I Don’t Know How to Finish

Lightbox 2016 - Feb 12 I don t know how to finish

I Can’t Believe it!

I’ve written a book!

I’ve created people who ran around and did things, loved each other, hated each other, saved each other from danger. I love them ALL! Yesss!

But I can’t seem to stop going back into their lives and “fixing” this and “fixing” that. Just in case.

Two posts ago (“Blame it on Writer’s Block”), I wrote:

We need to choose one story/book/article and be faithful to it until the end. When we get to the inevitable end of it where we almost always find it difficult to bid it adieu, it is quite acceptable [read, recommended] to start an affair with another story/book/article as this will entice us to hurry and finish the original so we can play with the new one. This is human nature no matter how hard we try to suppress it.

… and …

Summation of Writer’s Block Advice

  • plug your ears to the voices of friends, family, and your self-deprecating self

  • hunch over the keyboard so no one can see what you are writing

  • love the one you’re with until it’s time to say goodbye


There’s a condition called OCD or OCPD (Obsessive Compulsive Disorder or Obsessive Compulsive Personality Disorder) which causes the sufferer to follow certain patterns of behaviour. These patterns can range from extreme to mild: blinking three times with the left eye before pushing any elevator button while in a building with more than six floors; avoiding cracks in the sidewalk — “Step on a crack, break your mother’s back”; having an unnecessary fear of germs and constantly washing one’s hands; always doing things the exact same way (and expecting different results …); going over and over and over a manuscript believing that it’s inferior somehow and needs to be perfectly perfect.

As writers, we must not do this kind of thing to ourselves. Having OCD/OCPD would be an enormous barrier to being a writer in the first place so let’s assume, since we have actually finished our book (right?), that we are free of the extreme version (usually related to the physical brain rather than conditioned behaviour) and find out what’s next.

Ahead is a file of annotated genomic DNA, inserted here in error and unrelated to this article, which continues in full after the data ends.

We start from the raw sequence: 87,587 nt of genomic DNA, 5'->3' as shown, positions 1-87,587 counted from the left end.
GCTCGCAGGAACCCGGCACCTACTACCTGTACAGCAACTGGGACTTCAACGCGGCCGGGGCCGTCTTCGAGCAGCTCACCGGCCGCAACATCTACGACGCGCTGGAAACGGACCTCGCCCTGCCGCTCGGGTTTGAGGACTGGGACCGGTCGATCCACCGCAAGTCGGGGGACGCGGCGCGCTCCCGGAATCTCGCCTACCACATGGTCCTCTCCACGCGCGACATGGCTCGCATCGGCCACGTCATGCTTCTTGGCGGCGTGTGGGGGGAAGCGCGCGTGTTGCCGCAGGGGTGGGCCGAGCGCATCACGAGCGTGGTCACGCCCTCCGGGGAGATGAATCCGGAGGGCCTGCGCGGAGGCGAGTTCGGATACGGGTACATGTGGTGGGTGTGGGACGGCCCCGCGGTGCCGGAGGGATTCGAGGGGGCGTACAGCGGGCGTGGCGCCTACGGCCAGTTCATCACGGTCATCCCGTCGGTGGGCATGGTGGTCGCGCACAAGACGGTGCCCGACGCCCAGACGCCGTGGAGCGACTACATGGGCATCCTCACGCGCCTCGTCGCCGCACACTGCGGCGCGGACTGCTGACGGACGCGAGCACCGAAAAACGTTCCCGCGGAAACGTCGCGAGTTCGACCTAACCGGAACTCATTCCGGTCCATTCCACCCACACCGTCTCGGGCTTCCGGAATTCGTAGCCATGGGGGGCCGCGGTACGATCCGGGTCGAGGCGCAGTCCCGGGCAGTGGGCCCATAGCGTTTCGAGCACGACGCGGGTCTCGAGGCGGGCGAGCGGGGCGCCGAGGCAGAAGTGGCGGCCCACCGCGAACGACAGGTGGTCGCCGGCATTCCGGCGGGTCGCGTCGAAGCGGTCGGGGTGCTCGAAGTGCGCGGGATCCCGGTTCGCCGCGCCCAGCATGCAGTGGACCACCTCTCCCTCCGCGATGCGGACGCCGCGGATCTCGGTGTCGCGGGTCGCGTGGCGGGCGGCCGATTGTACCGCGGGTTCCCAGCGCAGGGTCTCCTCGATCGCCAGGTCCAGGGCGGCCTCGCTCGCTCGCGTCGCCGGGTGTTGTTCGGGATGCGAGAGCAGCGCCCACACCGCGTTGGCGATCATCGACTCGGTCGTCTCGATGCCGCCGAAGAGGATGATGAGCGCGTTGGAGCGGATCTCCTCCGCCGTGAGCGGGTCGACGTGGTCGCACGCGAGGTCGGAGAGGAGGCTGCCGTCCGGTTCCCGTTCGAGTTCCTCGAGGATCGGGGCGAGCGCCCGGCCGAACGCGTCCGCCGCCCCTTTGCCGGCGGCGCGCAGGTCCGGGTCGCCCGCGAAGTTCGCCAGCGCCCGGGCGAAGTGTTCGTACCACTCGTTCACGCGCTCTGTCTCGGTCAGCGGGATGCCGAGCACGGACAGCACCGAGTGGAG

What’s Next?

  • Type “THE END”.
  • Go through it to ensure that no subplot thread went off to Limbo unless this was the conclusion of that [one] subplot thread. Fix.
  • Go through it (yes, again) for each individual character’s dialogue to ensure that his/her voice is consistent throughout and sounds like no other character’s voice. Fix.
  • Edit it for spellos.
  • Edit it for grammeros in narrative. Characters can have grammeros in dialogue and in fact, it’s recommended (see above). Example: A teenager might say “Me and her went to the concert” or “Me and Janice went to the concert” but I doubt if any teenager would say “She and I attended the concert.” It sounds contrived. Don’t overdo regionalisms but throw some in for one character. In narrative, we must write the grammatically correct “between you and me” but in dialogue, we can have a character say “between you and I” because that’s the way a lot of people talk.
  • Do a manuscript exchange (good ol’ barter system) with another writer, preferably one who writes in another genre, to get feedback from somebody who knows how to make story/character/etc. suggestions without holding back!
  • Stew about what this colleague has suggested. Pout as much as you want then either accept or reject some or all of the suggestions. Forgive your newfound and valuable friend.
  • Seek out an editor (or two, or three): http://www.editors.ca/hire/definitions.html
  • Say “buh-bye now” to your baby and send it to your editor(s).
  • Forget about it entirely.
  • Get going on your next project.


Next Post — When Do My Millions Start Rolling In?

Sherrill Wark is the author of Really Stupid Writing Mistakes: How to Avoid Them: http://www.amazon.com/Really-Stupid-Writing-Mistakes-Avoid/dp/1479308226

… and Death in l’Acadie: a Kesk8a story (fiction): http://www.amazon.com/Death-lAcadie-Kesk8a-Sherrill-Wark/dp/1511501154/ref=asap_bc?ie=UTF8


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